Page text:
Hamels, who allowed two earned runs in five innings, helped the Phillies to their first 2-0 start since 2003. They can sweep the Nationals and open the season 3-0 for the first time since 2001 with a victory Thursday.
Ryan Howard hit a mammoth two-run home run to center field in the fifth, chasing Nationals starter Jason Marquis in the process, and passed Greg Luzinksi for fifth on the Phillies' all-time home run list with 224.
Placido Polanco scored three runs, Chad Durbin pitched two scoreless innings, Antonio Bastardo got a big out in the eighth and Ryan Madson picked up a four-out save, but Hamels was the story because he is trying to rebound from a disappointing 2009. And his turnaround is critical to the team's success.
"No matter what it looks like you just have to battle," Hamels said. "It's not necessarily going to be clean and clear. You really have to be able to work as hard as you possibly can, and execute one pitch after another. And if you're not able to get every pitch that you'd like, if you're not able to hit your spots, you just have to go to the next one and keep plugging away."
Hamels threw 103 pitches in those five innings, just 63 for strikes. He allowed five hits, three runs (two earned runs), four walks and one home run and struck out five.
"I think that was the most walks of the year," Hamels joked. "I've always been a strike thrower. You pride yourself on not walking guys and being able to execute one pitch after another, but unfortunately sometimes it just doesn't happen."
How rare is a four-walk start by Hamels?
He walked four or more batters four times his rookie season in 2006, including his first two career starts on the road against Cincinnati and Milwaukee. He walked four or more batters just three times the following three seasons -- he had a career-high five walks June 29, 2007, against the Mets -- before he walked four batters Wednesday.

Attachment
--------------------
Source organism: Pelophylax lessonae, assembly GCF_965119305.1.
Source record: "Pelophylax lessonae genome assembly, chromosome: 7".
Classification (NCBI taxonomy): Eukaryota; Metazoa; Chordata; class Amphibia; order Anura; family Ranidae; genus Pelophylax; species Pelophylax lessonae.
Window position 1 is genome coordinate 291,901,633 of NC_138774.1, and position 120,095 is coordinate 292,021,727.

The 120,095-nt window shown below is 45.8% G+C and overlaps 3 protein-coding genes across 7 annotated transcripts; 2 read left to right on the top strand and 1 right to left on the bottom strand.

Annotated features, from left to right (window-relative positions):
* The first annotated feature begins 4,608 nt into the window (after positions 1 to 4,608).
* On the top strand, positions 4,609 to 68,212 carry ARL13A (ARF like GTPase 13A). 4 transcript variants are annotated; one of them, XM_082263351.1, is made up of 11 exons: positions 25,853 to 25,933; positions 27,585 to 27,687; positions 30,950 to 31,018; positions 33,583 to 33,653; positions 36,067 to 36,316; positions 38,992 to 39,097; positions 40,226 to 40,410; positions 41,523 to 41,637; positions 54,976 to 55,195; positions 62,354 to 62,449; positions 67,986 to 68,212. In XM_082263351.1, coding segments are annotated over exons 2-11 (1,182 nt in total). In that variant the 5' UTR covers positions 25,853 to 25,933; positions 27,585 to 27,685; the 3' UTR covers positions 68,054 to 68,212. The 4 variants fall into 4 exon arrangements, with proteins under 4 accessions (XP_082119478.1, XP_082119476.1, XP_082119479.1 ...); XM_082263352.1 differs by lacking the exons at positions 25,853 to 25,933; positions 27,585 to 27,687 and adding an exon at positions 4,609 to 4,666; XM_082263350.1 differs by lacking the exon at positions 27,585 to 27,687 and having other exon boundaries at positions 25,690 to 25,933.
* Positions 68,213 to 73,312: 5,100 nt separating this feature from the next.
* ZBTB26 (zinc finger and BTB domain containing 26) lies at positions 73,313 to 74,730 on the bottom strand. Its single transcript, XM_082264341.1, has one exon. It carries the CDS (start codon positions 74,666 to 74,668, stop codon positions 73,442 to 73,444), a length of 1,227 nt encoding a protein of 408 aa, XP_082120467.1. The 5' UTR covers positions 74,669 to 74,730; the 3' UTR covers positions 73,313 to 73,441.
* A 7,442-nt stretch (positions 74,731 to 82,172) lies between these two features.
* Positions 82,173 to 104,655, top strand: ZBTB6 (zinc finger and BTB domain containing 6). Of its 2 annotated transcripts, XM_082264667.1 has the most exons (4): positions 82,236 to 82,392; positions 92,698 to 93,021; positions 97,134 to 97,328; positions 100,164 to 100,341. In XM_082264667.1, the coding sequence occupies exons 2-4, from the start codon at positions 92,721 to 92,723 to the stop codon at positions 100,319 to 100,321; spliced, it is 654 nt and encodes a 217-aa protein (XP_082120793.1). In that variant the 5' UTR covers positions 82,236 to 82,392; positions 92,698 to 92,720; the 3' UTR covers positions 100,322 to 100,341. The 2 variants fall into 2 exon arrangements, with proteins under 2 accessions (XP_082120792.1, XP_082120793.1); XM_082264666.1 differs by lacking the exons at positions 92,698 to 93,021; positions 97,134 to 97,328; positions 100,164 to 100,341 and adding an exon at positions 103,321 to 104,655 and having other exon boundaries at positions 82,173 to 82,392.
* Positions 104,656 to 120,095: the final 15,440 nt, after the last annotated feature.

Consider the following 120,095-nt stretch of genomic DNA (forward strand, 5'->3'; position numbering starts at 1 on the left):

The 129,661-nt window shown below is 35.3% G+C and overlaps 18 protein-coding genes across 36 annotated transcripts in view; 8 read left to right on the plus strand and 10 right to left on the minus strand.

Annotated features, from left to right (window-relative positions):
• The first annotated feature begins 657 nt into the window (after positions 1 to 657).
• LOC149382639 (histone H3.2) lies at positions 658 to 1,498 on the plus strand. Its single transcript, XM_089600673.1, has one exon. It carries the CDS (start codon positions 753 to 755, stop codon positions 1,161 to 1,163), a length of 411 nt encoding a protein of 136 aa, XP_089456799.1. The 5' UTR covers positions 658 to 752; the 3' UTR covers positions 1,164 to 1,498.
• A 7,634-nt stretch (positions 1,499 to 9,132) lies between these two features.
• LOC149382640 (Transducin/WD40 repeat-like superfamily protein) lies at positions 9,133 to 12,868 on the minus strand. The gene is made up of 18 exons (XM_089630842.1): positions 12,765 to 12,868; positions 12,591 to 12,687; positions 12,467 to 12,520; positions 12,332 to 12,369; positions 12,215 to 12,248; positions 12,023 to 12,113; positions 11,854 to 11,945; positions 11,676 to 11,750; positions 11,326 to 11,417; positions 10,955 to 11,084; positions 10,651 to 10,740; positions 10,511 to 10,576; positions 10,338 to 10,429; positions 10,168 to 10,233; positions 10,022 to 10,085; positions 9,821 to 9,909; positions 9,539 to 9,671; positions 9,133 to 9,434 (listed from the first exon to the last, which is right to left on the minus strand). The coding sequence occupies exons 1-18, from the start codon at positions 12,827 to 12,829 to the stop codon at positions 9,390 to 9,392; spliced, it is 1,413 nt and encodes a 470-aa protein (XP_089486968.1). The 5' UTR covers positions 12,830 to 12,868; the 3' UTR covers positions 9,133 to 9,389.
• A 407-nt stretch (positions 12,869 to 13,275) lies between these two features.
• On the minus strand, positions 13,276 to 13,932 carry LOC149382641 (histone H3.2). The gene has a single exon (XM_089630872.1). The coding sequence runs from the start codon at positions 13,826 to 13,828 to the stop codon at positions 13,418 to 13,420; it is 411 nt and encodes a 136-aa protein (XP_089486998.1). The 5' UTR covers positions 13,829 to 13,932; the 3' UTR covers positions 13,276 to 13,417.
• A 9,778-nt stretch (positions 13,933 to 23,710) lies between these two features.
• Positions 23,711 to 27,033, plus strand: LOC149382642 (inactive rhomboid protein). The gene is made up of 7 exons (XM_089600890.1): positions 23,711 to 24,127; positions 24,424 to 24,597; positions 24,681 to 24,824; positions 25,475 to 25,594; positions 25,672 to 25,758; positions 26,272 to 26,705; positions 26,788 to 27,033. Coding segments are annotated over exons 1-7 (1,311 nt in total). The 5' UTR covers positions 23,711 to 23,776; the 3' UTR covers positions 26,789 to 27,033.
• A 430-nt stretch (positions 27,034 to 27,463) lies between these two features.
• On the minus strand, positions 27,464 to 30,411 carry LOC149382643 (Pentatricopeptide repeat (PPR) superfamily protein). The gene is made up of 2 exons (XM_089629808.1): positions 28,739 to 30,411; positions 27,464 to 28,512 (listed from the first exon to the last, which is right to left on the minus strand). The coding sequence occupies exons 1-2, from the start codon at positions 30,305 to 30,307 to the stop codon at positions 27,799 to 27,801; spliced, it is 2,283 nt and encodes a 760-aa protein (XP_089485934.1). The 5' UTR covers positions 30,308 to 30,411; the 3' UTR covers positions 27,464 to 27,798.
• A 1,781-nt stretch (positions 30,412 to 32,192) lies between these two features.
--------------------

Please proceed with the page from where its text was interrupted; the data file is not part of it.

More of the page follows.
Hamels knows that wasn't him.
He knows he can improve.
"Sixty-three strikes? That's rare for me," he said. "That's something to build off."
"He'll have better stuff once he gets his command down," manager Charlie Manuel said. "In order to go deep in the game, he'll have to pitch better than that early. But that was his first time out. It was OK."
The Phillies took a 2-0 lead in the first inning, but Hamels threw a sinker to Ian Desmond with two outs in the third and he hit a solo homer to center field.
It was Hamels' only sinker of the night.
"Didn't sink," Hamels said. "It's a work in progress. I don't have a Roy Halladay sinker yet."
Hamels then walked Ryan Zimmerman and Adam Dunn, and Josh Willingham followed with a single to left field to score Dunn to tie the game at 2. After Hamels singled to center to score Shane Victorino and give the Phillies a 3-2 lead in the fourth, Howard committed an error with two outs in the bottom of the inning. Desmond hit a cutter to left field for a double to scored Nyjer Morgan to tie the game.
Polanco hit a leadoff double in the fifth, Chase Utley singled to score Polanco to give the Phillies a 4-3 lead and Howard redeemed himself from his error with a two-run home run to center field to make it 6-3.
"I just wanted to go back out there and -- I wasn't trying to hit a home run -- try to have a good AB," Howard said. "Try to hit a double or something."
Howard went 2-for-5 with three RBIs.
"We tried some different things on him," Nationals manager Jim Riggleman said. "It's a game of adjustments. He is making adjustments on our pitchers, and our pitchers will try to do something else. He is so dangerous."
Much had been made about Hamels' curveball and cutter entering the season. Hamels wanted to be more than just a fastball-changeup pitcher to keep hitters guessing. He got some outs with his cutter. Dunn grounded out on a cutter with a runner on second with two outs in the first. Mike Morse grounded out on a cutter with two outs and the bases loaded in the third.
But the good news for Hamels is that he is in much better shape than last season, when he entered the season lacking arm speed. His fastball hit the low 90s Wednesday night, which is a good sign.
"Anytime I go out and feel strong and feel healthy, I think that's kind of the key," Hamels said. "You just have to build from there. It's a foundation for the next start."